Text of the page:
The Guadiana river is one of the longest streams of the Iberian Peninsula, flowing generally westward through south-central Spain and southeastern Portugal to the Atlantic Ocean. Its flow is relatively meagre because its basin drains the low-rainfall areas of the Toledo Mountains, the Sierra Morena, and the plains of La Mancha.
The Záncara (the true source of the upper Guadiana) and Gigüela rivers rise in the wetter mountains of Cuenca. To the west of Daimiel these rivers form marshy lakes, known as Ojos del Guadiana ("Eyes of the Guadiana"), a noted wildfowl sanctuary. By contrast, the porous limestones found in other parts of the river's basin form a shallow water table, producing intermittent streams such as the Guadiana Alto, Azuer, and Cárcoles that disappear underground, though eventually feeding the Guadiana.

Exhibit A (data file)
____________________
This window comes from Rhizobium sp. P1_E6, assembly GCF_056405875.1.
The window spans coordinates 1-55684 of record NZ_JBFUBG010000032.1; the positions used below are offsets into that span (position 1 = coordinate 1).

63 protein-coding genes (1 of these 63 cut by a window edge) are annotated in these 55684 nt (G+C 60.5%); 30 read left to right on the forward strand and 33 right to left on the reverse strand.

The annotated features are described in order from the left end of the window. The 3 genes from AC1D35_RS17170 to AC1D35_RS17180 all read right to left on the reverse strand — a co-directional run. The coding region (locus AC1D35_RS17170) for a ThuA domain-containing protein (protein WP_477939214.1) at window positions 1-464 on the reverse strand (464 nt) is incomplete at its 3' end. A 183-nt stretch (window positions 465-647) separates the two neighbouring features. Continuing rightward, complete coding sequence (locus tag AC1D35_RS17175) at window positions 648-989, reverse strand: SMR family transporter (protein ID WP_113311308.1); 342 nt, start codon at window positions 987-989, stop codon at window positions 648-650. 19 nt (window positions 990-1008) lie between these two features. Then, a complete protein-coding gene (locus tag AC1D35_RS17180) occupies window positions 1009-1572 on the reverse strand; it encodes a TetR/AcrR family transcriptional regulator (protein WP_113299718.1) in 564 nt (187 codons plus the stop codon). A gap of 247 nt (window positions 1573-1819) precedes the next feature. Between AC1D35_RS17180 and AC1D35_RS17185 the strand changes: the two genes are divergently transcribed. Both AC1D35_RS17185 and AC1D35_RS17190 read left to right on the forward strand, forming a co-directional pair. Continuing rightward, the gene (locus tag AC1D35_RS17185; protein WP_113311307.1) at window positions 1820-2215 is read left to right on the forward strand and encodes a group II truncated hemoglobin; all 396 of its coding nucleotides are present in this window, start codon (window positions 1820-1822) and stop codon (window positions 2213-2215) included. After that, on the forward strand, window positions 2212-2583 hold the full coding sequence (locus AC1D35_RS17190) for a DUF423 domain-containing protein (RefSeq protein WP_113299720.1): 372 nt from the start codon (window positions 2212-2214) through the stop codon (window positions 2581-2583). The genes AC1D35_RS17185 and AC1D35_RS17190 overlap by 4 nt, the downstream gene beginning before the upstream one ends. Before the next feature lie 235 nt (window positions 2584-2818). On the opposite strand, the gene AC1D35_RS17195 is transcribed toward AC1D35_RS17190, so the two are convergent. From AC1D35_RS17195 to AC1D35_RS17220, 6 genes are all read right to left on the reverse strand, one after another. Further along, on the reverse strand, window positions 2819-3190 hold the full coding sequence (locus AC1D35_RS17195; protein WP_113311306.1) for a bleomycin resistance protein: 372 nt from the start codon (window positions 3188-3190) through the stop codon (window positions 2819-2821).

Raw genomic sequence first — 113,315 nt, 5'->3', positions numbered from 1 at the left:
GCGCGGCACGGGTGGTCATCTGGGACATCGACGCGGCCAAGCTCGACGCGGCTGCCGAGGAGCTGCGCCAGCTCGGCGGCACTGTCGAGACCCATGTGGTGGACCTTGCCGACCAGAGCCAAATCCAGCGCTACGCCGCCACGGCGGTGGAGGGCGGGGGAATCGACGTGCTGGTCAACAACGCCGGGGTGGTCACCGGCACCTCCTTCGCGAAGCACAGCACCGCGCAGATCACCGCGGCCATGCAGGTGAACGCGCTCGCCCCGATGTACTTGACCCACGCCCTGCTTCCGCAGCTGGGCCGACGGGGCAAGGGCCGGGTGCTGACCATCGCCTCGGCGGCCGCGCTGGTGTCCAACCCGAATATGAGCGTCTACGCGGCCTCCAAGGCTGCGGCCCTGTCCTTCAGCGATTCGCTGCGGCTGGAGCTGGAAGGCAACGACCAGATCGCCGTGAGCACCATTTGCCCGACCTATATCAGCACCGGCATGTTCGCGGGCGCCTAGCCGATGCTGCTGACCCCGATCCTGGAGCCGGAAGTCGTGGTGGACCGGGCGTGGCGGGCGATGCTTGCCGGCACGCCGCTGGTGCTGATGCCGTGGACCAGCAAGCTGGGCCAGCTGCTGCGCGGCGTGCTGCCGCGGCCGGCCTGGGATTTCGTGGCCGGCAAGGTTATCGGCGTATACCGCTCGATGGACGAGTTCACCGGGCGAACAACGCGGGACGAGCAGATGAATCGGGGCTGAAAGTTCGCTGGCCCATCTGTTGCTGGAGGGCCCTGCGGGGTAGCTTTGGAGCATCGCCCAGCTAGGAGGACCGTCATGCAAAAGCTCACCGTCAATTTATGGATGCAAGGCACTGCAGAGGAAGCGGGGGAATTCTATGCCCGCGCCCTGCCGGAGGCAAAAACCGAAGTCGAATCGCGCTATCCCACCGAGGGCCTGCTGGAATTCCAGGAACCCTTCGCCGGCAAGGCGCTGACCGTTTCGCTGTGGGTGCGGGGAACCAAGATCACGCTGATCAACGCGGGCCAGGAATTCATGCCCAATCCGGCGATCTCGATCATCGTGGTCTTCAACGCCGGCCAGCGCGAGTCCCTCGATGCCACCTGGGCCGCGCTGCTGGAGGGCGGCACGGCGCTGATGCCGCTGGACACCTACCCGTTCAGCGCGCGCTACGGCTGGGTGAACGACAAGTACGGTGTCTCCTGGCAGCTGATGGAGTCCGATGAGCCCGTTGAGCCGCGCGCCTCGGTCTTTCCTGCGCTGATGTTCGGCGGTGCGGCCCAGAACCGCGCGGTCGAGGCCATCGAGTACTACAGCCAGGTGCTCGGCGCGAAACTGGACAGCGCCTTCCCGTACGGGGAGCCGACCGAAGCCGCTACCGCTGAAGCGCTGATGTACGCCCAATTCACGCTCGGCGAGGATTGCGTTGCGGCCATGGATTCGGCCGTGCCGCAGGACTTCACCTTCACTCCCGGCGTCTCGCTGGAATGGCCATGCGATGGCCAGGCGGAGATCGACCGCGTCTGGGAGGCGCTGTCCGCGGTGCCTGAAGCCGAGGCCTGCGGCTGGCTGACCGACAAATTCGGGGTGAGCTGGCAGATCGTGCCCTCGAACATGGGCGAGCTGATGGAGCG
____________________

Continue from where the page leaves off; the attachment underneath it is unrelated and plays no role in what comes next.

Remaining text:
It then crosses the Toledo mountains (see below "Badajoz Plan"), forms parts of the Spanish-Portuguese frontier, and flow through Portugal to the Gulf of Cádiz.
483 miles (778km)
Basin area : 23,455 square miles (60,748 square km)
Particularity : The Badajoz Plan : In the Toledo mountains, the Guadiana cuts a series of defiles through the ridges. They are now the sites of several dams that provide hydroelectric power and irrigation waters for Badajoz province. The four major dams have each created reservoirs more than 20 miles (32 km) long. The Badajoz Plan, as this project was called, was launched in 1952 to develop one of the poorest and most arid regions of Spain. It was completed in 1960.